As we pointed out in United States v. Sullivan, 332 U.S. 689, the Federal Food, Drug, and Cosmetic Act creates several offenses each of which separately depends upon the relationship the misbranded drug then bears to interstate commerce. Section 301 (a) forbids the "introduction or delivery for introduction into interstate commerce" of misbranded drugs; § 301 (b) forbids misbranding while the drugs are "in interstate commerce"; § 301 (c) prohibits the "receipt" of such drugs in interstate commerce; and § 301 (k) forbids misbranding while drugs are "held for sale after shipment in interstate commerce."28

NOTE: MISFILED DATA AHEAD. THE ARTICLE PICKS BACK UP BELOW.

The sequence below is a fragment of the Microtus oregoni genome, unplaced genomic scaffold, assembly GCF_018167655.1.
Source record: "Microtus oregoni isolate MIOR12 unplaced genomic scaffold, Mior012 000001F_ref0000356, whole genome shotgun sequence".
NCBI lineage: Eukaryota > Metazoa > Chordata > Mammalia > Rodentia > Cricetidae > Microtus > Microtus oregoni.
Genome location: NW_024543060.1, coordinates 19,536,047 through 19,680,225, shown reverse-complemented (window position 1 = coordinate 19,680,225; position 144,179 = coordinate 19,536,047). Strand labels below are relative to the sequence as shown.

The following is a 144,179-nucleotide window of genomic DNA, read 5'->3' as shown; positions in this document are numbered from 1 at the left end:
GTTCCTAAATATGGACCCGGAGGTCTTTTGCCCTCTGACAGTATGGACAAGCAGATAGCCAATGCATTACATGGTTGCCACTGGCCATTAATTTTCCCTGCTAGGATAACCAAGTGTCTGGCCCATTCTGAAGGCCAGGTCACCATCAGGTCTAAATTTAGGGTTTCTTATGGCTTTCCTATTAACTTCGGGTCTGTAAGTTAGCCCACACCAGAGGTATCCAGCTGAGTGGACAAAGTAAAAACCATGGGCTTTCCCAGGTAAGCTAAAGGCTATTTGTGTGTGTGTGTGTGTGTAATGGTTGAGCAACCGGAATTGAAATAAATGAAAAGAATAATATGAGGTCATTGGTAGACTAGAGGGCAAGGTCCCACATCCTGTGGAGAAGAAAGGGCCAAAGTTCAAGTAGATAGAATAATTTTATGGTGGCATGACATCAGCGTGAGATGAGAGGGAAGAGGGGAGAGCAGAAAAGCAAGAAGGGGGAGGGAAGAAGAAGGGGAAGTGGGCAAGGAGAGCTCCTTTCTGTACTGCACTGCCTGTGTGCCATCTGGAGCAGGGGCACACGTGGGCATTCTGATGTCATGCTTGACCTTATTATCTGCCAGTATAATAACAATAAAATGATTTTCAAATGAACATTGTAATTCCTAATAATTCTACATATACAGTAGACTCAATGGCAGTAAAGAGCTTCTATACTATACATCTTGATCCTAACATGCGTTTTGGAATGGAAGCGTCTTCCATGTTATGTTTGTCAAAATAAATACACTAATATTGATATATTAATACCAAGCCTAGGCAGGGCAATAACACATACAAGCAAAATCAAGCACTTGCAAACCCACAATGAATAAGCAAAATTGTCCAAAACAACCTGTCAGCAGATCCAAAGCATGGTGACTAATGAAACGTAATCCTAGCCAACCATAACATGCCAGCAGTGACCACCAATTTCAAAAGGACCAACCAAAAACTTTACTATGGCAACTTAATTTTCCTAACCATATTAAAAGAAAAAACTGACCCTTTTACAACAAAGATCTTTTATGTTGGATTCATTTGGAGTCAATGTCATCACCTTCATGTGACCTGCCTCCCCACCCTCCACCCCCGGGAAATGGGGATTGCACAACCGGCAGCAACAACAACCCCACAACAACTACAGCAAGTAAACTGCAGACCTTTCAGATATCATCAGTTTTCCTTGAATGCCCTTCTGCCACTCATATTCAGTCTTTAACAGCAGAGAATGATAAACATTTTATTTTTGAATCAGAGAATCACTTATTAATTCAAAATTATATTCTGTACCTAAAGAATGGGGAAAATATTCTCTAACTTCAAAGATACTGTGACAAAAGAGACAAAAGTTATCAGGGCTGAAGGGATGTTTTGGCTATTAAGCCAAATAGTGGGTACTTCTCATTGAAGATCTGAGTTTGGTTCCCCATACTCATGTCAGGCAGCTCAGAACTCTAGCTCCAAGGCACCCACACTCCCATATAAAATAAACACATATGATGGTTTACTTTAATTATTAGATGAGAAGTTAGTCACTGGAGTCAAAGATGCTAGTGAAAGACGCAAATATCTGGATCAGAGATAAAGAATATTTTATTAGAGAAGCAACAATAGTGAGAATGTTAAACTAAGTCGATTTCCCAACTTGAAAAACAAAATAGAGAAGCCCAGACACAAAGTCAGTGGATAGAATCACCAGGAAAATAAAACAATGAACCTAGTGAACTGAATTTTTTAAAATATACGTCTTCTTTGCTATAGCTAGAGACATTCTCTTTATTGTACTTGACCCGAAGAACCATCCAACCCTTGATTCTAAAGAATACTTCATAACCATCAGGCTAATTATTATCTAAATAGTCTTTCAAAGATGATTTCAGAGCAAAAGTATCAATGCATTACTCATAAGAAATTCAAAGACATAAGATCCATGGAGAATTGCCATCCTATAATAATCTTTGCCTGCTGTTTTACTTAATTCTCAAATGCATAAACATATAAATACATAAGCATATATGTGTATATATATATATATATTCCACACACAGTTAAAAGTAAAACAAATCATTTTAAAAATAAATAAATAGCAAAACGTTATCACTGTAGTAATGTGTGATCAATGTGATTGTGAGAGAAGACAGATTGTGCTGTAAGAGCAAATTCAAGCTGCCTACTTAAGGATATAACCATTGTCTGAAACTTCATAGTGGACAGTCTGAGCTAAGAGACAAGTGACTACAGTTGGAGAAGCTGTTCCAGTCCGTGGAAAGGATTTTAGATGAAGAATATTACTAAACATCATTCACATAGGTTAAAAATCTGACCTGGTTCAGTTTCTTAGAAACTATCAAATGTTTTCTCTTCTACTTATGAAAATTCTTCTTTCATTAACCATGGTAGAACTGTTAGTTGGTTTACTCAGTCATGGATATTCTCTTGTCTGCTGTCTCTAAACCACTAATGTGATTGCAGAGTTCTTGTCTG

The twenty counts of the information upon which this petitioner's conviction rests, charge that he had introduced drugs into interstate commerce, and that "when" he so introduced the drugs, they were "misbranded . . . in that . . . statements appearing in . . . bulletins and booklets accompanying" the drugs "were false and misleading." (Emphasis supplied.) The undisputed evidence as to thirteen of these counts showed that when the drugs were "introduced" into interstate commerce for shipment, they were not within any fair meaning of the word "accompanied" by the printed matter relied on as "labeling." The evidence under one count was that the drugs were shipped July 10, 1942, while the booklets said to be "labels" were sent a year and a half later, January 18, 1944. Thus, each of these counts charged a violation of the separate and distinct offense of introducing misbranded drugs into interstate commerce, prohibited by § 301 (a). The evidence proves the offense, if any, of violation of § 301 (k), which prohibits the misbranding of drugs while held for sale after an interstate shipment.29